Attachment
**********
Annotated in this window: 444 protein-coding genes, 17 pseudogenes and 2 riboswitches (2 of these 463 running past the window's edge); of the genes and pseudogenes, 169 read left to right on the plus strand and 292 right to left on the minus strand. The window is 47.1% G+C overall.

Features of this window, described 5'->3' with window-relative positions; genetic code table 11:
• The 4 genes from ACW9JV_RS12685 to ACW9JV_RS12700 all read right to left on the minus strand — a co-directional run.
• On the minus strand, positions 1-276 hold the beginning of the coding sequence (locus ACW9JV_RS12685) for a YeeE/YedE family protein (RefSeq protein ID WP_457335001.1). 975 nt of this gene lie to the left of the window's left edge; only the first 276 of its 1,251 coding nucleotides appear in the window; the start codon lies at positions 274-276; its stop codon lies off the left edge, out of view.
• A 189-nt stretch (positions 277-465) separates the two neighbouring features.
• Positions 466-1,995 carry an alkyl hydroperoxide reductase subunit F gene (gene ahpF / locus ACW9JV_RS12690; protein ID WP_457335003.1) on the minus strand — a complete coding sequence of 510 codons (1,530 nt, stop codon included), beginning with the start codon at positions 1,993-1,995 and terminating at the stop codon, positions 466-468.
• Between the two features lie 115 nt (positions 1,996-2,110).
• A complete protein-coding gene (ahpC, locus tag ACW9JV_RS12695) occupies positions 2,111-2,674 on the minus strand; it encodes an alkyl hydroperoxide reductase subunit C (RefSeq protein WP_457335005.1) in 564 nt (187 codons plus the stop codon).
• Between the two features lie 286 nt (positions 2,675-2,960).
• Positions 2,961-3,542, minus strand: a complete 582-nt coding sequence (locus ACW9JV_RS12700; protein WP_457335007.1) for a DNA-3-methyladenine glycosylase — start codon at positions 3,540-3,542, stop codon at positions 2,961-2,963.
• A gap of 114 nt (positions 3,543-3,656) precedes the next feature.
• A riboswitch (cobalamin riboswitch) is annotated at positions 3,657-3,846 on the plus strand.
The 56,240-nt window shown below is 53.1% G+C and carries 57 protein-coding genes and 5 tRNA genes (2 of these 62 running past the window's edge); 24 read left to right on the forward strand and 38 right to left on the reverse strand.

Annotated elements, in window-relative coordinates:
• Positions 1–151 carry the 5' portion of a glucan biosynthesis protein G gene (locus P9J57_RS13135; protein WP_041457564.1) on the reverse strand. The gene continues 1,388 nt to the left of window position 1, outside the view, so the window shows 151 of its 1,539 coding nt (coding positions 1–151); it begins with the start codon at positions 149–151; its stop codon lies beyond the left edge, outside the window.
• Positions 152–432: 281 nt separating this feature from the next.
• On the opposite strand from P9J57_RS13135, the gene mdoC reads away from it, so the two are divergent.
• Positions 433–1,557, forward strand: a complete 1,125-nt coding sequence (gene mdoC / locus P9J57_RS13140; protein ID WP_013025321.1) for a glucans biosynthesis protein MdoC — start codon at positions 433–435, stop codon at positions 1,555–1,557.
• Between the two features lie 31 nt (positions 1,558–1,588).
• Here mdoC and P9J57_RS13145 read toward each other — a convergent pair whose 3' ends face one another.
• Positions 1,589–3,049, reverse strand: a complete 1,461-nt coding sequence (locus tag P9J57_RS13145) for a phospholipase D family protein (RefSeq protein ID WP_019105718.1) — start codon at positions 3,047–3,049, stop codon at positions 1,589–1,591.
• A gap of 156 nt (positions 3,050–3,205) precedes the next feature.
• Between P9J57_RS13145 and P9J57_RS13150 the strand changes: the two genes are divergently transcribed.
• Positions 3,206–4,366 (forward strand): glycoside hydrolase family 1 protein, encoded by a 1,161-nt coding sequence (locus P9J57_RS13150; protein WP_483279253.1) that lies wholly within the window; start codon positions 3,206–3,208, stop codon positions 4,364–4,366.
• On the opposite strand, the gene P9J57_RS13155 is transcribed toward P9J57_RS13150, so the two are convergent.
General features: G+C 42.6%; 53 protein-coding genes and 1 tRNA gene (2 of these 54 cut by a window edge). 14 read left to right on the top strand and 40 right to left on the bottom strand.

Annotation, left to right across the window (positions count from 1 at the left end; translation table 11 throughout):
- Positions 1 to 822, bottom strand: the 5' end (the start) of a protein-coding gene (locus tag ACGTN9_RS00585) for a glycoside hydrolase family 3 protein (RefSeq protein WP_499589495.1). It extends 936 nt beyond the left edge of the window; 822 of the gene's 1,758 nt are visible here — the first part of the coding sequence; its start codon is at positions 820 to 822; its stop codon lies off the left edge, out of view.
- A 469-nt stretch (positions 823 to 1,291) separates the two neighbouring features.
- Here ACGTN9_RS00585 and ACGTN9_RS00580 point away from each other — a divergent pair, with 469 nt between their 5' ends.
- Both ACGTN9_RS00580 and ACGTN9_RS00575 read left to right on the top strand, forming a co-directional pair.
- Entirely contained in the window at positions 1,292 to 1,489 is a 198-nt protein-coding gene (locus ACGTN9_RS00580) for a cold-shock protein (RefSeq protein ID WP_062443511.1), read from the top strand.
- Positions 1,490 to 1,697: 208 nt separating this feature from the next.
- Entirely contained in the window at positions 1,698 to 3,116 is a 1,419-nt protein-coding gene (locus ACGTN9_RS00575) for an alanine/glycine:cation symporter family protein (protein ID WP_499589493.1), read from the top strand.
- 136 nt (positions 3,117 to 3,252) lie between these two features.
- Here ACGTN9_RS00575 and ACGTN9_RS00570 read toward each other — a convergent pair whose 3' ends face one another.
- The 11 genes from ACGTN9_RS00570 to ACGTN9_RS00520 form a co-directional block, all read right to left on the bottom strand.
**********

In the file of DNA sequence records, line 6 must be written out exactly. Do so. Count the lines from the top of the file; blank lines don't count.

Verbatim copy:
• Positions 466-1,995 carry an alkyl hydroperoxide reductase subunit F gene (gene ahpF / locus ACW9JV_RS12690; protein ID WP_457335003.1) on the minus strand — a complete coding sequence of 510 codons (1,530 nt, stop codon included), beginning with the start codon at positions 1,993-1,995 and terminating at the stop codon, positions 466-468.